A Public Health Star Goes Out
Some people we meet through our work affect us well beyond professional exchange. It is with deep regret that we share with you that Dr. William E. Keene, one of the nation’s top food safety epidemiologists, died Sunday December 1, 2013 at age 56, from complications of acute pancreatitis.
Dr. Keene (Bill) was known to many as an extraordinarily able voice for public health, and a leader in food safety for two decades at the Oregon Public Health Division. He had a particular reputation for leading and solving outbreak investigations – both within and beyond the borders of his home state - with rigor and a relentless pursuit of the truth.
“When I think of Bill, I hear his voice, on conference calls, at meetings, in the same room. His confidence, passion, and wit kept the dialogue going, as he asked the questions that needed to be asked.” said Robert Tauxe, MD, MPH, Deputy Director, Division of Foodborne, Waterborne, and Environmental Diseases, who knew Bill for more than 20 years. “He was mentor and friend to 15 EIS officers and multiple Preventive Medicine Residents who worked with him in Oregon and to even more who collaborated with him on multi-state teams. Public health officials across the country could count on him for creative practical approaches and insightful judgments. He was a top practitioner of the high art of field epidemiology. No one was better at turning analysis into action, taking an investigation from patients’ homes back to the strawberry field, dairy farm or meat processing plant where the implicated food came from, linking the dots along the way.”
He investigated and published the first outbreaks of E. coli O157 infection associated with swimming and with eating contaminated deer meat. In 2006, he cracked the major multi-state outbreak of E. coli O157:H7 from bagged spinach, along with investigators in Wisconsin and at CDC. His dedication to preventing these infections was displayed on his license plate: Oregon O157H7.
Bill grew up in Seattle, graduated from Yale in 1977 with a degree in physical anthropology, spent two years observing rhesus monkeys in India and Pakistan and then later decided to learn more about parasitology. After getting a PhD in microbiology and a Masters in Public Health from UC Berkeley in 1989, he joined the Oregon State Health Department’s Division of Epidemiology, where, he recently observed, he was still doing the job he had been hired to do 23 years ago. He returned to India and other Asian countries as a WHO consultant to advise on how they could improve food safety. Along the way, he wrote or co-authored 40 insightful scientific papers detailing seminal investigations. Recently, he served as Director of the Oregon Integrated Food Safety Center of Excellence.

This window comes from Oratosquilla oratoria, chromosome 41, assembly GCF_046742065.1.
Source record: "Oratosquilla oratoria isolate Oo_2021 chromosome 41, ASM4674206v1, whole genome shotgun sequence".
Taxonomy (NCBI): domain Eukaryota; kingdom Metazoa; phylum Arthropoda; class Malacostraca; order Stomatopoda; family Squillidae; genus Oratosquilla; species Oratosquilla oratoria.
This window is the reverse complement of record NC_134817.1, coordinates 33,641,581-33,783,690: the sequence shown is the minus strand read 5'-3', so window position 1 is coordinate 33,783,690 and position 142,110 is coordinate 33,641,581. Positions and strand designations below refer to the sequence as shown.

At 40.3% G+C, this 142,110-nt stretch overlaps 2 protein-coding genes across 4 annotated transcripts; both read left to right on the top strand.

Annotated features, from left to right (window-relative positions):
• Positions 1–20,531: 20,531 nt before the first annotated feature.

Bill brought his own unique style to work, turning his office into a museum of artifacts collected during investigations, designing a series of comical t-shirts based on pathogens, and sharing pictures he took during his travels with friends far and wide. He loved hiking and camping in the Cascade Mountains, and regularly invited friends and neighbors for an evening watching vintage movies in his back yard.
He is survived by his wife, Elise Gautier, and three siblings. We offer deepest condolences to his family and to his public health colleagues in Oregon. We remember Bill’s love of life, including his love for his work and colleagues. His legacy endures in the many colleagues and students he inspired, as well as in solutions to the important public health issues he uncovered. We will miss him greatly.
A celebration of Bill’s life is planned for Saturday, December 14 at 1 pm, at the Mississippi Studios in Portland, Oregon. At Bill Keene Family and Friend's Caring Bride web page, you can hear and share stories and photos, and soon information will be there about how to donate in his memory. Cards and concerns for his family can be sent to Elise Gautier/Bill Keene, c/o Oregon Public Health Division, Acute and Communicable Disease Prevention Section, 800 NE Oregon Street, Suite 772, Portland Oregon 97232.
Photo from Food Safety News
Access the Integrated Food Safety Centers of Excellence website to learn more.